Thou shalt not covet... Exodus 20:17, KJV
One of the greatest qualities of the Bible is its universal grasp of human nature. Should you or I have written some of the stories of the Bible, surely we would have glossed over some of the defects of human character, especially when it comes to our own shortcomings; yet the Holy Spirit saw fit to include the grossest aspects of personal failure: David's affair with Bathsheba, the sinfulness of Sodom; it's all there, a catalog of human vices and failures.
At the same time the Bible recognizes the weakness of flesh, it offers a solution to human weaknesses and gives direction for living that enables man to break out of his dilemma. These timeless principles which are found in the Bible recognize the weaknesses of the flesh, yet serve as guidelines to help us avoid the pitfalls of the flesh.
In a sense the Ten Commandments are barriers that protect us from ourselves. The tenth commandment deals with one of humanity's oldest problems, the problem of greed. It says, "You shall not covet your neighbor's house. You shall not covet your neighbor's wife, or his manservant or his maidservant, his ox or donkey, or anything that belongs to your neighbor" (Exodus 20:17).
To covet means to desire, to want something strongly which belongs to another. The sin of covetousness‑‑wanting what does not belong to you‑‑has been the cause of war, murder, rape, theft, adultery, broken homes, broken friendships, and broken lives. The road to covetousness is a well traveled one, and those who follow its path are in the company of those who have been considered great by many. The steps to covetousness are outlined in the testimony of a man who eventually lost his life as the result of his greed. His name was Achan and he lived during the period of time when the Israelites marched against Jericho.
Do you remember the incident? When Joshua led the children of Israel across the Jordan, the first city to fall was Jericho. Then they were to march against the city of Ai, which was nearby. Instead of another victory, the army met with defeat. Counting the losses, 36 were slain. Joshua fell on his face and cried out, "Why, Lord? How come our defeat?" God said, "Joshua, get up off your face! Israel has sinned and has transgressed my covenant." He brought the tribes before him one by one. When Judah stood before him, God let Joshua know the problem was here. Then families came, then a single man stood in front of Joshua. His name was Achan. "What have you done?" Joshua demanded. Achan fumbled for words and finally explained, saying, "When I saw in the plunder a beautiful robe from Babylonia, two hundred shekels of silver and a wedge of gold weighing fifty shekels, I coveted them and took them..." (Joshua 7:21). The three words which Achan used outline clearly the steps to destruction for many a person: I saw, I coveted, I took.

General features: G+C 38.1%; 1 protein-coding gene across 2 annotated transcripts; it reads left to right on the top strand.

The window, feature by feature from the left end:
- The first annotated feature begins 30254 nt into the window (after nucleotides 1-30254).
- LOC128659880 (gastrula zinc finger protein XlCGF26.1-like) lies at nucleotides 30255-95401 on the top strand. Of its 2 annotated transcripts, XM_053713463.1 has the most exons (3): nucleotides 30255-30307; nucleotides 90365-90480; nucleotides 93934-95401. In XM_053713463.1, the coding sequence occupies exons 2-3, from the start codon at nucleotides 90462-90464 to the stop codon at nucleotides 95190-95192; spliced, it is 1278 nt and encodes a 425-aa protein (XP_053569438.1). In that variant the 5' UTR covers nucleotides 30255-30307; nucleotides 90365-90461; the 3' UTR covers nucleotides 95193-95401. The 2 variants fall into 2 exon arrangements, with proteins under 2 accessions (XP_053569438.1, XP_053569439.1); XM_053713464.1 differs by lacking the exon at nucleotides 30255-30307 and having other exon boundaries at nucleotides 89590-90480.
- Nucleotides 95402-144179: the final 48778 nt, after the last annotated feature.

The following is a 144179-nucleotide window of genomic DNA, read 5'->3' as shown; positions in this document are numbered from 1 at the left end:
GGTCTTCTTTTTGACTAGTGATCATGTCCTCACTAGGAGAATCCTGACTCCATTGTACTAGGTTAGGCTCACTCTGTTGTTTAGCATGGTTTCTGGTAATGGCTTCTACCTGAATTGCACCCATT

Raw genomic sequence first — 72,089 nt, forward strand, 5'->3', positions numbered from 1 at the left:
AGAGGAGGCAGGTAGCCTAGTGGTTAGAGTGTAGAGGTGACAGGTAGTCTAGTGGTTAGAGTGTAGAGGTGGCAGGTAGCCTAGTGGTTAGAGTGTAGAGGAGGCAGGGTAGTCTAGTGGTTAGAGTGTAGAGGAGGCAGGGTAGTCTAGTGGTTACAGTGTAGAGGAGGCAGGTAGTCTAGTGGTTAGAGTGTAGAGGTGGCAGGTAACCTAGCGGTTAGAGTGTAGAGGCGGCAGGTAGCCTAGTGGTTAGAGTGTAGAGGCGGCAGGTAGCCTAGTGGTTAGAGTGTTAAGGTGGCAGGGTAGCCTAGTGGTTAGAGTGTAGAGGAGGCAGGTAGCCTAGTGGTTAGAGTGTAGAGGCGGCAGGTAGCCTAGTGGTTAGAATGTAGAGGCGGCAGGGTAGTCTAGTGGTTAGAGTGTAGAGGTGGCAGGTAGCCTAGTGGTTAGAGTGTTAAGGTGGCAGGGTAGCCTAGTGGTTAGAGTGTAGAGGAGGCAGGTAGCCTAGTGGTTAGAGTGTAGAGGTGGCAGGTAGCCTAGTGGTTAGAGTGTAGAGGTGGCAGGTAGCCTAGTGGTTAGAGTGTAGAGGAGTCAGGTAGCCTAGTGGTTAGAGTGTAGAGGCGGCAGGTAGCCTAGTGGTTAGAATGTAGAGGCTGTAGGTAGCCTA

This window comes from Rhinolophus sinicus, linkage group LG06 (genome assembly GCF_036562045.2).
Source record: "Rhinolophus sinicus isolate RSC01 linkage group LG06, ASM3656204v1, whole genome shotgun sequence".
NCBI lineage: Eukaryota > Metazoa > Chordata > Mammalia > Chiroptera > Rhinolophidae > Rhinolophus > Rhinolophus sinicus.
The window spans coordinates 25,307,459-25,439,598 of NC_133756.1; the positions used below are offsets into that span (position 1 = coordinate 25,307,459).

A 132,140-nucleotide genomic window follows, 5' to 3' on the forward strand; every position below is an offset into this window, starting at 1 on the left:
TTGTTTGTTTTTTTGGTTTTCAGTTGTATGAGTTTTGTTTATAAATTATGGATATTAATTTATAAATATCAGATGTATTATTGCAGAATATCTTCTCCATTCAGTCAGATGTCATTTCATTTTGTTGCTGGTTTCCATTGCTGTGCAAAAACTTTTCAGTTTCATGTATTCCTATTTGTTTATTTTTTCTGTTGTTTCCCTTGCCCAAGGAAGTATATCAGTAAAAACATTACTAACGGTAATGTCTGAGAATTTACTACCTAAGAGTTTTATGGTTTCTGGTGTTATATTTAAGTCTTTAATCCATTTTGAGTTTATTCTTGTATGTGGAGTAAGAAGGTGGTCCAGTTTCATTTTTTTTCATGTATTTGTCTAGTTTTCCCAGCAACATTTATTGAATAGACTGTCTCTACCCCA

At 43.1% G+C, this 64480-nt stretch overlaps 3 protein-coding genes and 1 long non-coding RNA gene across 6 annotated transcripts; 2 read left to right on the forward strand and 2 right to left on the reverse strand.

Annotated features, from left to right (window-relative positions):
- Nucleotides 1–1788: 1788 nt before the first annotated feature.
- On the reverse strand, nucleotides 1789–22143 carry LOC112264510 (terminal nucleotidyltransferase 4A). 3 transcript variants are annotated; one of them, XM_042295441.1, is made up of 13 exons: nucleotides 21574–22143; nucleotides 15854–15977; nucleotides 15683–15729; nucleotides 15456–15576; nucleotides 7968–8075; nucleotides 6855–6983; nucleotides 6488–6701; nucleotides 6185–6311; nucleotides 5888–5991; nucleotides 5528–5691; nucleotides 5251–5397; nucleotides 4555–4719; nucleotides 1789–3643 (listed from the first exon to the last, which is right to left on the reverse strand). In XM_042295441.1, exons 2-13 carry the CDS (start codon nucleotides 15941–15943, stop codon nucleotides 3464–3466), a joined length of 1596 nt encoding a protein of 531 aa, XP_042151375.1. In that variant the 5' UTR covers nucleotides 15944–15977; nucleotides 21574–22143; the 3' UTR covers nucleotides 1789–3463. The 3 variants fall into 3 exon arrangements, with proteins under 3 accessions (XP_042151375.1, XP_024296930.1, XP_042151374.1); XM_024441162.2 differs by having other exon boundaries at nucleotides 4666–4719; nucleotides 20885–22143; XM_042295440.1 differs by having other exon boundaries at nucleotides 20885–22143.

Certainly that was true of King David, who went out on the porch one day as a beautiful woman was bathing on a nearby rooftop. Her name was Bathsheba, and seeing how lovely she was, David wanted her for his wife. But there was one problem: She was the wife of another man. Seeing her was the first step; wanting or coveting her was the second, and taking what did not belong to him was the third. There is a strange thing about covetousness, and that is that quite often those who have the most are the ones who are often the most covetous of what others have. Seemingly, the more you have the more you want.
Resource Reading: Romans 7:7-12.